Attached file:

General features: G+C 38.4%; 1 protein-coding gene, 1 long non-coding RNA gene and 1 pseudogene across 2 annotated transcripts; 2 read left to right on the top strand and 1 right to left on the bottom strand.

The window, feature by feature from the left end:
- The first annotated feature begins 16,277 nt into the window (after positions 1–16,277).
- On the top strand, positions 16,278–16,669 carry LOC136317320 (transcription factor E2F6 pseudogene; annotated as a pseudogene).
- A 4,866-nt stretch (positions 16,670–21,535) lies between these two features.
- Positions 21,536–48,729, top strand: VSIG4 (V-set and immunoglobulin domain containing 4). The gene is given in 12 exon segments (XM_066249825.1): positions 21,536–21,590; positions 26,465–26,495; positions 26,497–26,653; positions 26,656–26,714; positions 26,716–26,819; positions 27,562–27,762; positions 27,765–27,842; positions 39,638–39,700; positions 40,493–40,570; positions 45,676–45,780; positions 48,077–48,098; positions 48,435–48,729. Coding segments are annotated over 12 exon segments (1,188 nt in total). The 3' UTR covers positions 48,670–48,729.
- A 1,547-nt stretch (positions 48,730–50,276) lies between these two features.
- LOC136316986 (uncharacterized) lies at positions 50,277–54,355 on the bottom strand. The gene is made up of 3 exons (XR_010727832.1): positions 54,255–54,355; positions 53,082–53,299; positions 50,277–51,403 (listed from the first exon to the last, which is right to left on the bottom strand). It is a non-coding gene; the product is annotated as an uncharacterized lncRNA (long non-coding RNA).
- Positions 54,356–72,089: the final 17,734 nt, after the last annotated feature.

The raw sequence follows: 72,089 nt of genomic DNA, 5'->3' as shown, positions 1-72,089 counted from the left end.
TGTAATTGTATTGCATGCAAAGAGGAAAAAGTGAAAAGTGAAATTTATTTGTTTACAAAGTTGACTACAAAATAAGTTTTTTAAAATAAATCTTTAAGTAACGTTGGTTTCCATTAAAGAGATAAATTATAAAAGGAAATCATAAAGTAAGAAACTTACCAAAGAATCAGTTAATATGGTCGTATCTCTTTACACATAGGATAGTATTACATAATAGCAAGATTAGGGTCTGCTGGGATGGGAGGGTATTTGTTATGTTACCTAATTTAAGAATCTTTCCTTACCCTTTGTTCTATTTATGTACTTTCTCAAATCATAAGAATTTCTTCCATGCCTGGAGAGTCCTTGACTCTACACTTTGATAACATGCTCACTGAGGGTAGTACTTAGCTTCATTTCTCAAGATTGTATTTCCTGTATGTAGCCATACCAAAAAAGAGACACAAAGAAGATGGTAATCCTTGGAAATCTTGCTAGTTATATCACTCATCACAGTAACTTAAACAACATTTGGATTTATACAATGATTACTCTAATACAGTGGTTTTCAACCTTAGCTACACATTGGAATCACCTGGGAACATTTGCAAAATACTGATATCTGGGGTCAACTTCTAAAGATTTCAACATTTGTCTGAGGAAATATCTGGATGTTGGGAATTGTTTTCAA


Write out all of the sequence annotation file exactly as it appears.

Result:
General features: G+C 38.4%; 1 protein-coding gene, 1 long non-coding RNA gene and 1 pseudogene across 2 annotated transcripts; 2 read left to right on the top strand and 1 right to left on the bottom strand.

The window, feature by feature from the left end:
- The first annotated feature begins 16,277 nt into the window (after positions 1–16,277).
- On the top strand, positions 16,278–16,669 carry LOC136317320 (transcription factor E2F6 pseudogene; annotated as a pseudogene).
- A 4,866-nt stretch (positions 16,670–21,535) lies between these two features.
- Positions 21,536–48,729, top strand: VSIG4 (V-set and immunoglobulin domain containing 4). The gene is given in 12 exon segments (XM_066249825.1): positions 21,536–21,590; positions 26,465–26,495; positions 26,497–26,653; positions 26,656–26,714; positions 26,716–26,819; positions 27,562–27,762; positions 27,765–27,842; positions 39,638–39,700; positions 40,493–40,570; positions 45,676–45,780; positions 48,077–48,098; positions 48,435–48,729. Coding segments are annotated over 12 exon segments (1,188 nt in total). The 3' UTR covers positions 48,670–48,729.
- A 1,547-nt stretch (positions 48,730–50,276) lies between these two features.
- LOC136316986 (uncharacterized) lies at positions 50,277–54,355 on the bottom strand. The gene is made up of 3 exons (XR_010727832.1): positions 54,255–54,355; positions 53,082–53,299; positions 50,277–51,403 (listed from the first exon to the last, which is right to left on the bottom strand). It is a non-coding gene; the product is annotated as an uncharacterized lncRNA (long non-coding RNA).
- Positions 54,356–72,089: the final 17,734 nt, after the last annotated feature.

The raw sequence follows: 72,089 nt of genomic DNA, 5'->3' as shown, positions 1-72,089 counted from the left end.
TGTAATTGTATTGCATGCAAAGAGGAAAAAGTGAAAAGTGAAATTTATTTGTTTACAAAGTTGACTACAAAATAAGTTTTTTAAAATAAATCTTTAAGTAACGTTGGTTTCCATTAAAGAGATAAATTATAAAAGGAAATCATAAAGTAAGAAACTTACCAAAGAATCAGTTAATATGGTCGTATCTCTTTACACATAGGATAGTATTACATAATAGCAAGATTAGGGTCTGCTGGGATGGGAGGGTATTTGTTATGTTACCTAATTTAAGAATCTTTCCTTACCCTTTGTTCTATTTATGTACTTTCTCAAATCATAAGAATTTCTTCCATGCCTGGAGAGTCCTTGACTCTACACTTTGATAACATGCTCACTGAGGGTAGTACTTAGCTTCATTTCTCAAGATTGTATTTCCTGTATGTAGCCATACCAAAAAAGAGACACAAAGAAGATGGTAATCCTTGGAAATCTTGCTAGTTATATCACTCATCACAGTAACTTAAACAACATTTGGATTTATACAATGATTACTCTAATACAGTGGTTTTCAACCTTAGCTACACATTGGAATCACCTGGGAACATTTGCAAAATACTGATATCTGGGGTCAACTTCTAAAGATTTCAACATTTGTCTGAGGAAATATCTGGATGTTGGGAATTGTTTTCAA